Energy consumption could be reduced by increasing the share of production from recovered fibers. By improving recycling channels and implementing landfill and waste collection fees, greater collection of paper products for recycling could be achieved from households and commercial paper waste.
Modern paper mills could also deploy higher on-site waste heat recovery and co-generation that improve energy efficiency. There is also advanced sensor technology for quality-control that could heightened slitting optimization and recheck efficiency, reducing 5% trimming and saving pulp and chemicals in return.
In addition to implementing energy-efficient systems and technologies, no less important is to ensure all equipment operations are always in top shape to guarantee optimal energy performance. Implementing solid energy management systems could help reinforce maintenance.
Take up CO2 emissions policies and reach for international cooperation
Reducing CO2 emissions is possible by implementing mandatory reduction policies, such as raising the tradable industry performance standards that require intense CO2 for productions or cranking up the price of carbon gradually.
Adopting these policies in the short term, for example within the next three to five years, will provide a signal for industries to prepare and adapt for net zero emissions production. The efforts would be even stronger and more impactful if the policies are applied globally at similar strengths. Therefore, governments between countries should work hand-in-hand to encourage each other to adopt mandatory CO2 emissions policies and facilitate low-carbon technology transfer.
Research, regulatory and monitoring efforts on energy consumption highly depend on data. To facilitate them, better collection, transparency, and accessibility of energy performance and CO2 emissions statistics, data on paper recycling inputs and capacity, as well as data for pulp and paper production are particularly required.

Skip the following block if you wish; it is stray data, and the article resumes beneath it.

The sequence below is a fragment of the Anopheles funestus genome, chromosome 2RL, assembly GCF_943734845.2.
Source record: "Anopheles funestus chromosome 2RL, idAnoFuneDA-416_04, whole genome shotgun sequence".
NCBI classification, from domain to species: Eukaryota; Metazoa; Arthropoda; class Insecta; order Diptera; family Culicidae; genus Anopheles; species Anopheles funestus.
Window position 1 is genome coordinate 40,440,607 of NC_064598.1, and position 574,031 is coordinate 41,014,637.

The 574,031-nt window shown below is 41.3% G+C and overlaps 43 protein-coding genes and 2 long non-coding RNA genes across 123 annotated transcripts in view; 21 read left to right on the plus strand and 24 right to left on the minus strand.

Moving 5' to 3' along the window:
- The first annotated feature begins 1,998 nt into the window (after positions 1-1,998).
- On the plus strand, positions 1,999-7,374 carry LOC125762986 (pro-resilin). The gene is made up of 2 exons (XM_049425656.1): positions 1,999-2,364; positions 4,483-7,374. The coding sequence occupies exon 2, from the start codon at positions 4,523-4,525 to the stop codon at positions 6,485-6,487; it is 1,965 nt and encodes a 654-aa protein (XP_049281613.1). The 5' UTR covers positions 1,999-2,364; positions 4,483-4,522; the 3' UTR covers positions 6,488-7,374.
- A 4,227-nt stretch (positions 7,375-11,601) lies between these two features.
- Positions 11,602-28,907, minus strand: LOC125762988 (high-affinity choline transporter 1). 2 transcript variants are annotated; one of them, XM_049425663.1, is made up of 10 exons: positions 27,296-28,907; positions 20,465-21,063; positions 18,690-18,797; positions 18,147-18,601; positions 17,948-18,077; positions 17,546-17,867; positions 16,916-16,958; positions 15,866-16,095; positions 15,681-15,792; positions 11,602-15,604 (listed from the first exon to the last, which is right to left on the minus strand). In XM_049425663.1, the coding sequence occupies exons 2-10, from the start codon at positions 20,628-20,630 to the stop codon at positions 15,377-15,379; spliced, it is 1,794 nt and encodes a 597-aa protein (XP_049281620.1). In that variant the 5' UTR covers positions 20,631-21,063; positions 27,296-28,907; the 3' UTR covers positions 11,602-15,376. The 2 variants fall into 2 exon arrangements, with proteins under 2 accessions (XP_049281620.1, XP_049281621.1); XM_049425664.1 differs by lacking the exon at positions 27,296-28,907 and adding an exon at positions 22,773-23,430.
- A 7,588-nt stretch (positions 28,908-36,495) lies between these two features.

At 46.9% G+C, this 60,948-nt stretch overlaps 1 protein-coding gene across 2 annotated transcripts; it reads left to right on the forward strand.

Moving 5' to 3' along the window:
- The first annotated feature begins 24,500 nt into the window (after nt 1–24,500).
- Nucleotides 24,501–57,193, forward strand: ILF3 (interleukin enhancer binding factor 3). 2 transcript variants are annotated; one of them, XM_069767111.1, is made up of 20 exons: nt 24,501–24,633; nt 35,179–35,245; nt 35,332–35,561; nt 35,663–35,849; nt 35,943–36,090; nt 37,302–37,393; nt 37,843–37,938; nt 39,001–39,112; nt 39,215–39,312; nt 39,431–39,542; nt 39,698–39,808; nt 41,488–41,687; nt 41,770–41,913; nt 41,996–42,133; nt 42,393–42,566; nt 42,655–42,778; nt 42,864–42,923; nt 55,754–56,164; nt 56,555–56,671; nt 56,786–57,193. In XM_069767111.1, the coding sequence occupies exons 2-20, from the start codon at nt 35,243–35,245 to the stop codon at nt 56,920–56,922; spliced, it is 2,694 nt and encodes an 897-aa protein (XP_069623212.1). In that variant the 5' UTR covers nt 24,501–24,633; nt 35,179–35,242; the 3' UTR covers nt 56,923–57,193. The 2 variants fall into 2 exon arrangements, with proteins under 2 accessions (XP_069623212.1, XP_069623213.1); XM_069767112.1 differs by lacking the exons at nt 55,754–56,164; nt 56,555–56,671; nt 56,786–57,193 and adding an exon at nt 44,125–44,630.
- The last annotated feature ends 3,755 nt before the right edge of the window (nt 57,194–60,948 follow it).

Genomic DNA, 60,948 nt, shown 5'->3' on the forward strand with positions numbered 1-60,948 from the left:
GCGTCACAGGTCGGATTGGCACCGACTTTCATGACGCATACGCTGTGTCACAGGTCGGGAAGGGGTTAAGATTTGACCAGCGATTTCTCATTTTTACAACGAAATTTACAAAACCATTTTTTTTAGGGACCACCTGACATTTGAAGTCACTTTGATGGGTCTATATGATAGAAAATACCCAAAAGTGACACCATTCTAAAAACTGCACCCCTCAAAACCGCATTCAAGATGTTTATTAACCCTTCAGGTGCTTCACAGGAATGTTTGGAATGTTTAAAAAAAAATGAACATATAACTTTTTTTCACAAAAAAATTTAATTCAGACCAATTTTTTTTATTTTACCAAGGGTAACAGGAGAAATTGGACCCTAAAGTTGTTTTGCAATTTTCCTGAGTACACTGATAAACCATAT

By adopting these strategies into real actions, pulp and paper companies nowadays are getting more eco-friendly. Solid cooperation between the industry and the government, on a local and global scale, is pivotal in the efforts and should be intensified for them to work as intended.
What about BMJ’s energy goals and strategies?
Energy sustainability is BMJ’s priority
Non-renewable resources are of immeasurable value. They keep the economy running, and essentially, they keep us alive in so many ways. We heavily rely on them yet often forget that they could run out, perhaps not that far off in the future. Therefore, we need to make haste to do whatever it takes to preserve resources, especially the non-renewables. That is one of BMJ’s primary goals.
BMJ is keen to be part of the journey towards net zero emissions. We pursue sustainable development and low-carbon economic growth on top of encouraging the use of energy-efficient technology and innovations and facilitating knowledge-sharing partnerships to further develop existing experience and information in sustainability.
At BMJ, our Energy Management Team has been working intensely and full of ideas to decrease coal, electricity, and water consumption in the production. Our Precipitated Calcium Carbonate (PCC) Plant produces our own CaCO3 by recycling CO2 emission, effectively reducing costs and ultimately cutting down emissions.
BMJ believes that the pulp and paper industry will lead others to sustainability. Our steps, growing bigger and faster with each innovation, will eventually take us closer to our goal of preserving a sustainable future.